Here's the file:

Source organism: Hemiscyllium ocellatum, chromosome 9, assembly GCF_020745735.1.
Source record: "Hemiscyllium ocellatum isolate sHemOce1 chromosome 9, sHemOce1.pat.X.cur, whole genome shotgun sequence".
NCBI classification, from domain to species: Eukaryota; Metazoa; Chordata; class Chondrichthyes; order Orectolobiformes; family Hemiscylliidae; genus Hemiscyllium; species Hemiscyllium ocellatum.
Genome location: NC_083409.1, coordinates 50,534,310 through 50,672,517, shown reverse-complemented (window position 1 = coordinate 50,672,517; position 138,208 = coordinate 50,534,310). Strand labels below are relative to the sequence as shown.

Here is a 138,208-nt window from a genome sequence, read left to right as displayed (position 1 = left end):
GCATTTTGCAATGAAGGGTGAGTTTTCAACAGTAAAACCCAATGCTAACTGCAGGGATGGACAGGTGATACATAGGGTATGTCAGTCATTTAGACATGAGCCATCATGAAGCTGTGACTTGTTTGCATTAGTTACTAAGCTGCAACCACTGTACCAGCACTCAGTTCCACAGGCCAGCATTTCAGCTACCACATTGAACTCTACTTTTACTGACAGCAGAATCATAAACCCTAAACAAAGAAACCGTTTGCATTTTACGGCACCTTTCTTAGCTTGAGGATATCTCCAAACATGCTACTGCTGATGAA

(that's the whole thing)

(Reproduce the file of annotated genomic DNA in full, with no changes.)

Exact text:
Source organism: Hemiscyllium ocellatum, chromosome 9, assembly GCF_020745735.1.
Source record: "Hemiscyllium ocellatum isolate sHemOce1 chromosome 9, sHemOce1.pat.X.cur, whole genome shotgun sequence".
NCBI classification, from domain to species: Eukaryota; Metazoa; Chordata; class Chondrichthyes; order Orectolobiformes; family Hemiscylliidae; genus Hemiscyllium; species Hemiscyllium ocellatum.
Genome location: NC_083409.1, coordinates 50,534,310 through 50,672,517, shown reverse-complemented (window position 1 = coordinate 50,672,517; position 138,208 = coordinate 50,534,310). Strand labels below are relative to the sequence as shown.

Here is a 138,208-nt window from a genome sequence, read left to right as displayed (position 1 = left end):
GCATTTTGCAATGAAGGGTGAGTTTTCAACAGTAAAACCCAATGCTAACTGCAGGGATGGACAGGTGATACATAGGGTATGTCAGTCATTTAGACATGAGCCATCATGAAGCTGTGACTTGTTTGCATTAGTTACTAAGCTGCAACCACTGTACCAGCACTCAGTTCCACAGGCCAGCATTTCAGCTACCACATTGAACTCTACTTTTACTGACAGCAGAATCATAAACCCTAAACAAAGAAACCGTTTGCATTTTACGGCACCTTTCTTAGCTTGAGGATATCTCCAAACATGCTACTGCTGATGAA